On US visit, Chinese President Xi Jinping seeks to reassure on trade, security
Chinese President Xi Jinping, facing a skeptical audience on the first day of a week-long U.S. visit, sought to reassure business and government officials on Tuesday over a long list of irritants, from economic reform to cyber attacks, human rights and commercial theft.
Xi, delivering a keynote address to some 650 business executives and other guests in Seattle, touched on a litany of issues that have strained U.S.-China ties.
China will not manipulate its currency to boost exports and will never engage in commercial theft, he said, adding it will not discriminate against foreign businesses, will speed its market opening and make efforts to improve human rights.
“If China and the U.S. cooperate well, they can become a bedrock of global stability…,” Xi said. “Should they enter into conflict or confrontation, it would lead to disaster for both countries and the world at large.”
However, despite his reassuring comments, Xi faces questions about actual government policies. He will likely be pressed for specifics as he meets this week with tech and other top business leaders before attending a black-tie state dinner at the White House hosted by President Barack Obama.
About 100 people gathered in downtown Seattle earlier on Tuesday to protest against human rights abuses in China, the first of what could be a series of demonstrations against Xi’s visit.
Xi’s U.S. visit ends with an address at the United Nations.
LEVEL PLAYING FIELD
Xi came under a barrage of criticism before his speech over China’s treatment of U.S. businesses operating in his country.
“This week a number of significant deals are being announced alongside President Xi’s visit that exemplify American companies’ commitment to support China’s development both with capital and with world-class technologies,” said U.S. Secretary of Commerce Penny Pritzker.
“Nevertheless, we and our companies continue to have serious concerns about an overall lack of legal and regulatory transparency, inconsistent protection of intellectual property, discriminatory cyber and technology policies, and more generally the lack of a level playing field across a range of sectors.”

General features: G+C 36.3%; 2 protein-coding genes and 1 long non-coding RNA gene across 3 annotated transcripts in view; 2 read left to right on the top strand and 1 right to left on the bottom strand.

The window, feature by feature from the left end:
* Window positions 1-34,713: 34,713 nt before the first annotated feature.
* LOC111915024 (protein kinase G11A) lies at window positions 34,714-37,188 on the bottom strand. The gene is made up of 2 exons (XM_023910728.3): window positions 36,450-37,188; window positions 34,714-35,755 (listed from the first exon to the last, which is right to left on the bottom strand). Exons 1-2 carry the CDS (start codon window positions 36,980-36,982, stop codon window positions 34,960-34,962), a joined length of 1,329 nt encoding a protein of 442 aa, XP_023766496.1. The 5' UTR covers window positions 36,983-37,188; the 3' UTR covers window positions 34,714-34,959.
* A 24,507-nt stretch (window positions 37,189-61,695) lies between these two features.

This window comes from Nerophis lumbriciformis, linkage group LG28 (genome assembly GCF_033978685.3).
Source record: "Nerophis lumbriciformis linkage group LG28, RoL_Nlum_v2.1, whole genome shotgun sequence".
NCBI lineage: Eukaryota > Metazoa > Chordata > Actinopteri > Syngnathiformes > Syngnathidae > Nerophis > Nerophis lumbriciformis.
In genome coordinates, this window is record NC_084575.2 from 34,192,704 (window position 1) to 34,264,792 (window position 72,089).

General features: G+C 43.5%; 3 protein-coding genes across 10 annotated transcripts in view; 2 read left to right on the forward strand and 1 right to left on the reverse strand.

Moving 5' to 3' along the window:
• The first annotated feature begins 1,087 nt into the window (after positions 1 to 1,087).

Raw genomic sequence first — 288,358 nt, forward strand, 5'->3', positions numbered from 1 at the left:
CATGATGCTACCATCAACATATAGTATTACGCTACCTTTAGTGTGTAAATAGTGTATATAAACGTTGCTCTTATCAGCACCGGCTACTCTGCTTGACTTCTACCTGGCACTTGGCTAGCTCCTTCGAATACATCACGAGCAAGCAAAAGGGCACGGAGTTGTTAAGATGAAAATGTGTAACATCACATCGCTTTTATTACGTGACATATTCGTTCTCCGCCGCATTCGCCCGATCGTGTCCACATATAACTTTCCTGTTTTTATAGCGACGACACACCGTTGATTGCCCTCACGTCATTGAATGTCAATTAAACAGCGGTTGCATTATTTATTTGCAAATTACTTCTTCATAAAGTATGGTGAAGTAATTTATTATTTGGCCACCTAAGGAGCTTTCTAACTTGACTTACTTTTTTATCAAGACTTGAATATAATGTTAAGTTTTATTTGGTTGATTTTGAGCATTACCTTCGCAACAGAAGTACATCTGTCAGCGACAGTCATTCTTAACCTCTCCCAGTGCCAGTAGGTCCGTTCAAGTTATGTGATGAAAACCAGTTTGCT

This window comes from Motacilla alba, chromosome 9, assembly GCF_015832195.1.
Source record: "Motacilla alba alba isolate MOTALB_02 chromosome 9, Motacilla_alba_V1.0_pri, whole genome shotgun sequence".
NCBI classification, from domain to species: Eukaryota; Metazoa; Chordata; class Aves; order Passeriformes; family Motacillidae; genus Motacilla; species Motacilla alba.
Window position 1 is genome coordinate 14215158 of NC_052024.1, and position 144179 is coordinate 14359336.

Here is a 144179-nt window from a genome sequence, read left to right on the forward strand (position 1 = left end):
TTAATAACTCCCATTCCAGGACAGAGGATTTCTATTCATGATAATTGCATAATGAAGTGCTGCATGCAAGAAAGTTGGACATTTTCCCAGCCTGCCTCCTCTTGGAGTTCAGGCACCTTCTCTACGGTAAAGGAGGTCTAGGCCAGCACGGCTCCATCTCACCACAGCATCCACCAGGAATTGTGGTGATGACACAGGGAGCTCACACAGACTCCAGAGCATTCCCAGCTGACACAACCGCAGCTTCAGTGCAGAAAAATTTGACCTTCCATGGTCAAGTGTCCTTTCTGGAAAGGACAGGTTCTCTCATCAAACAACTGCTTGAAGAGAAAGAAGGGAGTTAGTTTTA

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John Frisbie, president of the U.S.-China Business Council, a co-sponsor of Tuesday’s event, said the group’s latest survey of its members “shows a continued steady erosion of confidence in the China business outlook.”
Writing in an article in China Business Review before Xi arrived, Frisbie said: “China’s ambitious economic reform program is entering its third year, but with little impact so far on the issues faced by American companies — put simply, China has yet to begin removing market-access barriers across many sectors of China’s economy and build a fairer competitive environment. Business is looking for tangible signals of reforms, but not getting it.”
Scott Kennedy, Director of the Project on Chinese Business and Political Economy at the Center for Strategic and International Studies in Washington, D.C., praised Xi’s strategy.
“Xi played a very good hand,” Kennedy said. “He gave comprehensive verbal reassurance combined with limited actual concessions. This will avoid full-blown reaction from the U.S. government and the business community.”